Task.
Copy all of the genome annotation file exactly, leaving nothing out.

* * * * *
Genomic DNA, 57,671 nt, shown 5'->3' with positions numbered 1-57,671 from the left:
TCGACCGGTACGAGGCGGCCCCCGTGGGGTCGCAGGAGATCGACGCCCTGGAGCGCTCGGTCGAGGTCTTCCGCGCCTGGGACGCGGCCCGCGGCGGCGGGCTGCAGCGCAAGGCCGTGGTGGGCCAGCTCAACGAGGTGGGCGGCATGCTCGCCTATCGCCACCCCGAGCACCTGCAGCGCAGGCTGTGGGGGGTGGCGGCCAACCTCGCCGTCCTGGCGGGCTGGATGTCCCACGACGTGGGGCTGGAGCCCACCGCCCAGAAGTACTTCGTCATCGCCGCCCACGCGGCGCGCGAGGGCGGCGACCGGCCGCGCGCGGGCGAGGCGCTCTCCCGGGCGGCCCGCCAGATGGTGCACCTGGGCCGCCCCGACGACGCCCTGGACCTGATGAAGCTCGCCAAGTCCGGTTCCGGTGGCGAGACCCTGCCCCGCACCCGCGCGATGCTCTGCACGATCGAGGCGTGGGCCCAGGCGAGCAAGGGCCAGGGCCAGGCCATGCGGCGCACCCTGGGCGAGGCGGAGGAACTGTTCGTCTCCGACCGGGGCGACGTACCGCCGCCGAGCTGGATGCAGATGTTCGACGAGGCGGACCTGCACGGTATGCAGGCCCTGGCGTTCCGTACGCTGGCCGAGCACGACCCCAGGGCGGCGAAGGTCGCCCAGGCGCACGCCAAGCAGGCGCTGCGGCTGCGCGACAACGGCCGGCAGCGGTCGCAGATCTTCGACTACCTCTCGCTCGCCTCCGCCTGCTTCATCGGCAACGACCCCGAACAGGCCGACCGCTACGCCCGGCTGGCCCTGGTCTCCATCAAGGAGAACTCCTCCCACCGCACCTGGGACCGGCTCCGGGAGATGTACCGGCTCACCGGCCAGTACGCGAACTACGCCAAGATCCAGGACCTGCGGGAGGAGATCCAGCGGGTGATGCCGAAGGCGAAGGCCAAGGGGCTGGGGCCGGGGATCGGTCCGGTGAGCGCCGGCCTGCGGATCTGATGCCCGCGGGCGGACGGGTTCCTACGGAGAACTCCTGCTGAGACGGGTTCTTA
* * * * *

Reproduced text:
Genomic DNA, 57,671 nt, shown 5'->3' with positions numbered 1-57,671 from the left:
TCGACCGGTACGAGGCGGCCCCCGTGGGGTCGCAGGAGATCGACGCCCTGGAGCGCTCGGTCGAGGTCTTCCGCGCCTGGGACGCGGCCCGCGGCGGCGGGCTGCAGCGCAAGGCCGTGGTGGGCCAGCTCAACGAGGTGGGCGGCATGCTCGCCTATCGCCACCCCGAGCACCTGCAGCGCAGGCTGTGGGGGGTGGCGGCCAACCTCGCCGTCCTGGCGGGCTGGATGTCCCACGACGTGGGGCTGGAGCCCACCGCCCAGAAGTACTTCGTCATCGCCGCCCACGCGGCGCGCGAGGGCGGCGACCGGCCGCGCGCGGGCGAGGCGCTCTCCCGGGCGGCCCGCCAGATGGTGCACCTGGGCCGCCCCGACGACGCCCTGGACCTGATGAAGCTCGCCAAGTCCGGTTCCGGTGGCGAGACCCTGCCCCGCACCCGCGCGATGCTCTGCACGATCGAGGCGTGGGCCCAGGCGAGCAAGGGCCAGGGCCAGGCCATGCGGCGCACCCTGGGCGAGGCGGAGGAACTGTTCGTCTCCGACCGGGGCGACGTACCGCCGCCGAGCTGGATGCAGATGTTCGACGAGGCGGACCTGCACGGTATGCAGGCCCTGGCGTTCCGTACGCTGGCCGAGCACGACCCCAGGGCGGCGAAGGTCGCCCAGGCGCACGCCAAGCAGGCGCTGCGGCTGCGCGACAACGGCCGGCAGCGGTCGCAGATCTTCGACTACCTCTCGCTCGCCTCCGCCTGCTTCATCGGCAACGACCCCGAACAGGCCGACCGCTACGCCCGGCTGGCCCTGGTCTCCATCAAGGAGAACTCCTCCCACCGCACCTGGGACCGGCTCCGGGAGATGTACCGGCTCACCGGCCAGTACGCGAACTACGCCAAGATCCAGGACCTGCGGGAGGAGATCCAGCGGGTGATGCCGAAGGCGAAGGCCAAGGGGCTGGGGCCGGGGATCGGTCCGGTGAGCGCCGGCCTGCGGATCTGATGCCCGCGGGCGGACGGGTTCCTACGGAGAACTCCTGCTGAGACGGGTTCTTA